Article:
“We are building the brand that we wish existed when we were younger.”
— Abby Sugar, co-founder and chief executive of Play Out Apparel
Most of fashion’s offerings conform to the gender binary, but for gender-nonconforming individuals, that can make tasks as mundane as shopping for underwear downright Sisyphean.
Consider Victoria’s Secret. After opening in 1977, it dominated the $38 billion lingerie market by selling a hyper-sexualized, hyper-gendered beauty standard. The only problem was that even as a mall brand, it was designed with white, thin, cisgender, traditionally feminine consumers in mind.
After years of ignoring transgender and plus-size women’s demands for inclusion, the brand replaced its Angels with the VS Collaborative — a group of representatives including a transgender model, Valentina Sampaio, and openly gay celebrities including the soccer player Megan Rapinoe, who will appear in advertising campaigns and on Victoria’s Secret’s social media platforms.
By the mid-2010s, direct-to-consumer underwear brands began bridging the gap — like Parade in 2019. But critics said they fell short on full body inclusivity: Every model on Parade’s site, for example, presents as female.
And as younger generations were increasingly expressing their nonbinary or gender-nonconforming identity, the lingerie industry lagged in meeting their needs.
More than 12 percent of U.S. millennials identify as transgender or gender nonconforming, and one in six members of Gen Z in America identifies as queer or transgender. A majority of both generations believes that the gender binary is outdated. Globally, 25 percent of Gen Z individuals expect to change their gender identity at least once during their lifetime.
Accordingly, Gen Z is less willing to spend money on brands they perceive as inauthentic, not diverse, or unsustainable. They presently command $143 billion in buying power, and 56 percent of Gen Z shoppers are buying clothing outside of their gender assigned at birth. What’s more, L.G.B.T.Q.+ individuals today have over $3.7 trillion in global purchasing power.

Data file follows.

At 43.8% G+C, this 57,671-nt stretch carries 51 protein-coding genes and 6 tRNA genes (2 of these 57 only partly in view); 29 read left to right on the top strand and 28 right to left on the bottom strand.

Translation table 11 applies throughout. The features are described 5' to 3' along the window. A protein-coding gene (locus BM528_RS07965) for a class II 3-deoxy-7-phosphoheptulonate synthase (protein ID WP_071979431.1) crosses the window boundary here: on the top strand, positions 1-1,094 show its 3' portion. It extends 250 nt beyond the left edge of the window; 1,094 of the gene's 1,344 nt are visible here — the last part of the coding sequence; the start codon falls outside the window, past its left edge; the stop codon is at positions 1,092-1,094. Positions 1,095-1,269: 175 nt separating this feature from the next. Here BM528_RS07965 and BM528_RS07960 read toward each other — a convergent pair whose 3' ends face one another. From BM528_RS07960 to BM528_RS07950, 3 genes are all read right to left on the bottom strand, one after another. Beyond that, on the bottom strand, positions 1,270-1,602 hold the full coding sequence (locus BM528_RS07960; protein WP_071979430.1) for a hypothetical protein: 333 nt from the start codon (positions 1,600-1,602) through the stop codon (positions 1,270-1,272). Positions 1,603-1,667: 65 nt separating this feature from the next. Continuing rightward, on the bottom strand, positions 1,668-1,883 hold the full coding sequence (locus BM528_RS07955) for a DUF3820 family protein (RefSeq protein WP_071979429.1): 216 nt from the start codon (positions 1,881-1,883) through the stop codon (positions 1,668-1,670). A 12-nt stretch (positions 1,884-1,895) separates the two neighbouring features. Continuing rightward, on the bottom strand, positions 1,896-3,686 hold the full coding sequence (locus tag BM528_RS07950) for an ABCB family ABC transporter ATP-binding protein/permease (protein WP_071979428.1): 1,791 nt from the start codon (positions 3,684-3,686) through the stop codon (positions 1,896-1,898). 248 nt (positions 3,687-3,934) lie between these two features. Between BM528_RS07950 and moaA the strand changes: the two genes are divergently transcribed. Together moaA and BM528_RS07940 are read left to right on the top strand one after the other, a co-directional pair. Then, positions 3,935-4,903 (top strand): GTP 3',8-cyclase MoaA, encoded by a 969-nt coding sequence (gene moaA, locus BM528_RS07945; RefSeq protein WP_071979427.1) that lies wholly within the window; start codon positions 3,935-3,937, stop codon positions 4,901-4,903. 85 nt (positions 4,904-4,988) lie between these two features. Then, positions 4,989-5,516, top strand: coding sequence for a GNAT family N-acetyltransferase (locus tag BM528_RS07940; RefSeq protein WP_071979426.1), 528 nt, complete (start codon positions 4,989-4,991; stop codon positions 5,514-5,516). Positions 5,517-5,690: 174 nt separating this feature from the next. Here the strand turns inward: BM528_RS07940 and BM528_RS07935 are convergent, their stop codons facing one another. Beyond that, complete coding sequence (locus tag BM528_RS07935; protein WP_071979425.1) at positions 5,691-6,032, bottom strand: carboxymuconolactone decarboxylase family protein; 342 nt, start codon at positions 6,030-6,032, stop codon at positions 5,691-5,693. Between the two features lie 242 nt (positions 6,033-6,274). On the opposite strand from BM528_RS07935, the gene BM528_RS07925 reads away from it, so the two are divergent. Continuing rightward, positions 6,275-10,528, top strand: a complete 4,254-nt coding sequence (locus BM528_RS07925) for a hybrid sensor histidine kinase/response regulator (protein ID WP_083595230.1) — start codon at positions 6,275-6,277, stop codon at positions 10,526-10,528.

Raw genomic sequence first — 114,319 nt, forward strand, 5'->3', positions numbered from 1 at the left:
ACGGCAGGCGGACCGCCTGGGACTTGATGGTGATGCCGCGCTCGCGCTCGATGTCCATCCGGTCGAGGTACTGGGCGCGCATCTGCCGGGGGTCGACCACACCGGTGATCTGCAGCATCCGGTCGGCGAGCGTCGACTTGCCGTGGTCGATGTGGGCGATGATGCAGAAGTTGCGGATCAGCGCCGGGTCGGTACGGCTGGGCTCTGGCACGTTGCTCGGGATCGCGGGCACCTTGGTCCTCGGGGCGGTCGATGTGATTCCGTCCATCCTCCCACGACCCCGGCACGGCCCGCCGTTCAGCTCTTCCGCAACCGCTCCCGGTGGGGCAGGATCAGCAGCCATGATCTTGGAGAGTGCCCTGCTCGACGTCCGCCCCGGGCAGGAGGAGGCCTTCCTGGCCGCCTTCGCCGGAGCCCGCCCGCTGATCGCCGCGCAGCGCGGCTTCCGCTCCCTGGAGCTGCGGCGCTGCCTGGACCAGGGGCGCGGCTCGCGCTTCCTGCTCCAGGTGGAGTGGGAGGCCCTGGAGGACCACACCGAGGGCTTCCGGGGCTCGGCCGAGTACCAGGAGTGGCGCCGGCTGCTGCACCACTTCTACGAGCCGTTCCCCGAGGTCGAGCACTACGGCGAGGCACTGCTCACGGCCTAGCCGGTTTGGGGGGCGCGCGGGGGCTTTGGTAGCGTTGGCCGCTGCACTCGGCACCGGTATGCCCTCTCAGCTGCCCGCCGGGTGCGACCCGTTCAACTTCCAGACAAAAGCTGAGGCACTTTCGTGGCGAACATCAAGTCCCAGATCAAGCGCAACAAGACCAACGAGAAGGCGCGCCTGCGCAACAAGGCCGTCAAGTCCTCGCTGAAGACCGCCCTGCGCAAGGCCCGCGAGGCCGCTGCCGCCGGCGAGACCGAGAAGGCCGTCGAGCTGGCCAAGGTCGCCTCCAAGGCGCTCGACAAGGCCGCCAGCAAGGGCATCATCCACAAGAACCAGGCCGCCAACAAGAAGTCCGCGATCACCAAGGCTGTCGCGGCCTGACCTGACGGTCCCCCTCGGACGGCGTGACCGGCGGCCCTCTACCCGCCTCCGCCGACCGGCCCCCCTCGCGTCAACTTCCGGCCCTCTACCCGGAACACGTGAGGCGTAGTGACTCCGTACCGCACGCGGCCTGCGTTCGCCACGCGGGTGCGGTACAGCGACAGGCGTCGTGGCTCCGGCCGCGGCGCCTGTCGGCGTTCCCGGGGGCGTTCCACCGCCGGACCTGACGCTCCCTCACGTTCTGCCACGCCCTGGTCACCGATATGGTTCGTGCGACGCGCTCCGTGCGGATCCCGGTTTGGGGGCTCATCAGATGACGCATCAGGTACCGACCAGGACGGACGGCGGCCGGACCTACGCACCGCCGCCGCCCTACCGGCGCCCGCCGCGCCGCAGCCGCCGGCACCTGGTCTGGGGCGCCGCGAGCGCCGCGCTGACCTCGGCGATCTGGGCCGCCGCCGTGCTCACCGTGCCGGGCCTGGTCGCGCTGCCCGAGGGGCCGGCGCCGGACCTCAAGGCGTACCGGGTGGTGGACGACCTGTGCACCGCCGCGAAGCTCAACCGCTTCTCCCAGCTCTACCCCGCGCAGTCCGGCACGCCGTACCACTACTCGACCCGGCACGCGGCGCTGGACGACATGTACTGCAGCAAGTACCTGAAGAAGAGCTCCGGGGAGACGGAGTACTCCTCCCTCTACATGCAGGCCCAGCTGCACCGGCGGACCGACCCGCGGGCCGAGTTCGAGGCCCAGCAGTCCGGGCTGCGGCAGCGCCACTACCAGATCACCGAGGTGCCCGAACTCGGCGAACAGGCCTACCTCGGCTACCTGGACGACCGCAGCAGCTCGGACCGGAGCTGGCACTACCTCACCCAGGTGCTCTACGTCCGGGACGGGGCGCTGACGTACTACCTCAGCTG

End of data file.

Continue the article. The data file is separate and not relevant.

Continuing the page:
A new generation of underwear brands hopes to serve this growing demand for change, even if gender-neutral brands currently represent a small slice of the overall lingerie market.
Urbody is one such brand. Mere Abrams, a nonbinary influencer, and Anna Graham, an entrepreneur, started the brand in March. The site sells underwear that, according to its website, “inspires acceptance, self-love, and gender freedom.” Urbody’s technical garments — compression fabrics, built-in packing space, thongs with pouches — come in a wide range of sizes and are designed for people of all gender identities.
Another brand, TomboyX, which was founded though a Kickstarter campaign in 2012, creates underwear in a range from XS to 4X. Known for its colorful boy shorts and boxer briefs — for people who need flies or hammocks and those who don’t — TomboyX has seen sales increase 50 percent year-over-year since 2017.
Then there’s Play Out Apparel.
Founded in 2013 by Abby Sugar, who identifies as queer, and the fashion designer E Leifer, who identifies as nonbinary, Play Out designs underwear (in addition to streetwear) for all gender identities and sizes XS to 5X. Twenty percent of all net profits go to L.G.B.T.Q.+ and Black Lives Matter organizations, and the brand is backed by fashion investors including Andy Dunn, a founder and the former chief executive of Bonobos, a popular men’s fashion brand.
Play Out is known for elevating the term “gender-equal” — as opposed to genderless or gender-neutral — apparel. The differentiation goes beyond semantics, they say. It’s not about muting femininity or masculinity with androgynous clothes, but instead about making a variety of styles available to people across the gender and size spectrum.
In Her Words asked Sugar and Leifer to tell us more about the gender-equal market, and talk about what’s ahead in this growing industry.
Our conversation was edited and condensed for clarity.
What’s the difference between gender-equal and gender-neutral clothing?
Leifer: There is an assumption that making something gender neutral means taking it off the gender spectrum altogether.